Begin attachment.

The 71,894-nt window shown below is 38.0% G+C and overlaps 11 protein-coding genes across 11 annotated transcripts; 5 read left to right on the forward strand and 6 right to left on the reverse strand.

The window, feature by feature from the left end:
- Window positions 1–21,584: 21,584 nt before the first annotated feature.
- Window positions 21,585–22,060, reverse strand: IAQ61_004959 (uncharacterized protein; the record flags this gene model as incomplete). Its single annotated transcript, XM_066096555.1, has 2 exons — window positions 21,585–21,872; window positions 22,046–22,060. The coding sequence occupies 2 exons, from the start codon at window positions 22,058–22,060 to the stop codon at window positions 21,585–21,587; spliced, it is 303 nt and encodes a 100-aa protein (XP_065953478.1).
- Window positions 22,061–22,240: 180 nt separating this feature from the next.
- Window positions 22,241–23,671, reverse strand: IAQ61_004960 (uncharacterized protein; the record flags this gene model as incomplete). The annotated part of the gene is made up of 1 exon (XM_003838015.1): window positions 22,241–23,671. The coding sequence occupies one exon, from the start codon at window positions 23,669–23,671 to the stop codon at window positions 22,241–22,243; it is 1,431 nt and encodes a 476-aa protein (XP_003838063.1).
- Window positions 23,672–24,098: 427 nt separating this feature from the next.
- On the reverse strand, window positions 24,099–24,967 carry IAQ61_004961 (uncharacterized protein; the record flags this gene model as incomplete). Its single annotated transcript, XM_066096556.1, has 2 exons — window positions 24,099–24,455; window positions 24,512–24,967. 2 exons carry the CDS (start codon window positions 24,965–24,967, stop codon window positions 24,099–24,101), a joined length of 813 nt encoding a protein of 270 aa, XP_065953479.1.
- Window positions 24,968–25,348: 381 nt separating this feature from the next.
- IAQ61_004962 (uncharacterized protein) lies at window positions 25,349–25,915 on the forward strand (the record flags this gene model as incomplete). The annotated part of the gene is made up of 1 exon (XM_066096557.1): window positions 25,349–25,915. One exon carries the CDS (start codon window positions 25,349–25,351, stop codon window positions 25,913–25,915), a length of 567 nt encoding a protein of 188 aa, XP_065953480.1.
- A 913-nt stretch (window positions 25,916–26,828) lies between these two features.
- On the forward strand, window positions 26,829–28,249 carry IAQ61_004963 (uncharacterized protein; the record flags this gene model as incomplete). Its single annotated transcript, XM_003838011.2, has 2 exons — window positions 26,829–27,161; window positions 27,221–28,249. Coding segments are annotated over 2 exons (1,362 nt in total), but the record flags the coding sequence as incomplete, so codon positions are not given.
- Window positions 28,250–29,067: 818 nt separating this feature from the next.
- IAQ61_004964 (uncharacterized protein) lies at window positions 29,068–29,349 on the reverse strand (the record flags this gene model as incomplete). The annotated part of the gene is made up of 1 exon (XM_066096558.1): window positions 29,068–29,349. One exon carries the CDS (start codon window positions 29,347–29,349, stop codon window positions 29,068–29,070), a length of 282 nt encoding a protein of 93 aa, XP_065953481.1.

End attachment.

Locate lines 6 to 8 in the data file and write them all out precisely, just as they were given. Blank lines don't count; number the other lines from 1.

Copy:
- Window positions 22,241–23,671, reverse strand: IAQ61_004960 (uncharacterized protein; the record flags this gene model as incomplete). The annotated part of the gene is made up of 1 exon (XM_003838015.1): window positions 22,241–23,671. The coding sequence occupies one exon, from the start codon at window positions 23,669–23,671 to the stop codon at window positions 22,241–22,243; it is 1,431 nt and encodes a 476-aa protein (XP_003838063.1).
- Window positions 23,672–24,098: 427 nt separating this feature from the next.
- On the reverse strand, window positions 24,099–24,967 carry IAQ61_004961 (uncharacterized protein; the record flags this gene model as incomplete). Its single annotated transcript, XM_066096556.1, has 2 exons — window positions 24,099–24,455; window positions 24,512–24,967. 2 exons carry the CDS (start codon window positions 24,965–24,967, stop codon window positions 24,099–24,101), a joined length of 813 nt encoding a protein of 270 aa, XP_065953479.1.